itself. About competitive products. About the market: its habits, its
attitudes, its demographics. About the advertising history of the category.
You need to study all the research you can get your hands on.
You need to ask questions until people hate to see you.
You need, in short, to dig, dig, dig.
The dismal truth is that your chances of finding a compelling creative
strategy are in direct proportion to how much information you stuff your head
If you are working on a new coffee, say, you will wind up knowing more about
coffee than you ever thought you wanted to know.
There is a very good reason why you must do this human sponge act if you are
to invent real creative strategies.
Your subconscious mind—where a very important part of the invention process
goes on—needs a richly-stocked data bank to do its best work.
The job of your subconscious is to review and re-review everything you know
about a subject. It searches, even during your sleep, for new relationships
between people and products; searches, as I suggested earlier, for new
combinations of old Ideas; searches for the new insight that can give even a
very old product the right to ask for new attention in the market.
If you stint your subconscious on the input side, it will surely stint
you on the output.
Creative strategy goes around in the world under several pseudonyms: basic
concept, basic selling idea, product positioning, basic selling proposition.
But whatever the name, the purpose of real creative strategizing is simple
and vital: the invention of a big idea.
I said earlier that this kind of creative strategy work is the
highest form of creativity in advertising.
I believe it wholeheartedly. I also believe wholeheartedly in the power of
What I believe in most of all is the synergism you create when you couple a
big idea with brilliant words and pictures.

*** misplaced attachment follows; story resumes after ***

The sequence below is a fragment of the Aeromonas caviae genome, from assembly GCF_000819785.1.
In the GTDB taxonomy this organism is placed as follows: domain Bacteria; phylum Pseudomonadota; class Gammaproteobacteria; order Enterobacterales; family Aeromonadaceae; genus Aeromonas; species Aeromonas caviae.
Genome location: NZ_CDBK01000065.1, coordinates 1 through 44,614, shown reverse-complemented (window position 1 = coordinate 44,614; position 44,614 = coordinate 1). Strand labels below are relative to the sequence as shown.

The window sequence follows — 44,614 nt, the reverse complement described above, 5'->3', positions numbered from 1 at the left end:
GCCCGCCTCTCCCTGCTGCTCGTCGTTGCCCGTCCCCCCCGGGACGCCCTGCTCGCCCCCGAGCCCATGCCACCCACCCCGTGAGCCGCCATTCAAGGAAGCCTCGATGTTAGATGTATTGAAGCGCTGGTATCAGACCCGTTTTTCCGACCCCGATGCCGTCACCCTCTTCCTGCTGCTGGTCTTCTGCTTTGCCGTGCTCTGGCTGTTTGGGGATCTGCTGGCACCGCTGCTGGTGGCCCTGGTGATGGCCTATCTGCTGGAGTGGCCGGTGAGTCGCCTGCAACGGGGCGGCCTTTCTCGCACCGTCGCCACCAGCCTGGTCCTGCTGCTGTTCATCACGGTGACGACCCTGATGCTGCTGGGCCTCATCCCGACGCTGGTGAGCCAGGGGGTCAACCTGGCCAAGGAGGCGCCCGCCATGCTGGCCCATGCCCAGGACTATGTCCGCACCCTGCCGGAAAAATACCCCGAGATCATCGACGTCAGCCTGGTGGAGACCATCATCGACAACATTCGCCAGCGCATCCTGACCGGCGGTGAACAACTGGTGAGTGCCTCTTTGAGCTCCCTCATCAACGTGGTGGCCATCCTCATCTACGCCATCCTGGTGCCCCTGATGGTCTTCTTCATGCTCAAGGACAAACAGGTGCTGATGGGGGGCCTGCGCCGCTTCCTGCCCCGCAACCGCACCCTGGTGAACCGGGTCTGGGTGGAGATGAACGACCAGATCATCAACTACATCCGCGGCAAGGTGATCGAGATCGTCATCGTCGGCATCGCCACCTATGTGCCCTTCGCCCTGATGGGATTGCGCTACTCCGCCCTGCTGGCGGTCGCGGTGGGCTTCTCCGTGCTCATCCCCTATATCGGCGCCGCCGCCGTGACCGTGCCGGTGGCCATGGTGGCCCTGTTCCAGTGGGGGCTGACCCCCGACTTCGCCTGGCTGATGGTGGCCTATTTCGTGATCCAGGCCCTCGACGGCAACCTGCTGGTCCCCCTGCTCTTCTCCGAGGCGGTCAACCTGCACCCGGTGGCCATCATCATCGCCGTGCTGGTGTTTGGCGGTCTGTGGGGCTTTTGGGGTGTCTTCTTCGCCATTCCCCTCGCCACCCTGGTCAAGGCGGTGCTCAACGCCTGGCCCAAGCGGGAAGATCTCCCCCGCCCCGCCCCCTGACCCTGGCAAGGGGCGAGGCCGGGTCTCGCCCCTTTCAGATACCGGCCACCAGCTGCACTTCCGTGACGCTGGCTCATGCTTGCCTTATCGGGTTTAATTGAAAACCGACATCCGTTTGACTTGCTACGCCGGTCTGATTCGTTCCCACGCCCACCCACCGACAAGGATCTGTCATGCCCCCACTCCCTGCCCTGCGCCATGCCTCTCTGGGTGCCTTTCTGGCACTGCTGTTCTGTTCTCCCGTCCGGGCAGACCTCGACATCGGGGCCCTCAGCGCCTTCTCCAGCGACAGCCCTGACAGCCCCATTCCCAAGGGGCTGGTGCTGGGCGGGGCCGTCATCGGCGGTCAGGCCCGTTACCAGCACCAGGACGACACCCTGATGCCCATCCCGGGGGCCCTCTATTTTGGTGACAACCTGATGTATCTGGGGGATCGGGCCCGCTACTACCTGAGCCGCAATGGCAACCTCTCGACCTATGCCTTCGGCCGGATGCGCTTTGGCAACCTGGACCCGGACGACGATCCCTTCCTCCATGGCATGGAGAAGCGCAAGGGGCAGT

When you can do that regularly, you can't help getting rich and famous. Not
to mention happy in your work.
Responsibility for developing objectives and strategy lies at the agency, but
before execution can be initiated there must be approval from the client. The
statement of objectives and strategies should be complete but concise and
should show justifications for decisions that emerge from the situation
Tightly defined strategies also give freedom to copywriters because they know
that their work should be judged solely against these preexisting guidelines.
This direction should, therefore, be cherished. From another perspective,
Norman Berry of Oglivy & Mather says "There is nothing, in my view,
so stupid, or so wasteful of time, talent and money, as to produce a whole lot
of work saying one thing brilliantly, when in fact one should have been saying
something else in the first place."
To set accurate message objectives, a quick revue of relevant issues will be
In terms of target market:
1. Describe the audience as precisely as possible in
relation to demographics, geographics and psychographics
2. What the problem that the brand will solve. for consumers.
In terms of the task:
3. Describe the task in terms of the stage of the hierarchy of effects.
4. Describe the task in terms of audience involved.
5. Describe the task in terms of the brands benefits.
6. Describe the task in relation to the competition.
7. Describe the desired tone of advertising
Some final thoughts about the message strategy
The statement of message tasks must cover four specific areas:
§ Whom to sell
§ What to sell
§ Support of selling idea
§ Tone of selling idea
For a message to be effective in accomplishing its tasks it must be:
1. Attention getting.. It must attract and hold the receiver.
2. Understandable. It must use symbols that are common
to both the sender and the receiver.
3. Relevant. It must arouse basic needs and suggest
the way to satisfy them.
4. Acceptable. It must suggest the solution that is
compatible with the receiver.
In developing objectives and tasks, the manager must develop a coordinated
campaign, not just one or a series of messages. There must ultimately be
continuity across all messages so that consumers can learn more easily.
|bias toward||склоняться к|
|degrade||приходить в упадок|
|disparage||относиться с пренебрежением|
|life cycle||жизненный цикл|
|on behalf||в пользу|
|target market||целевой рынок|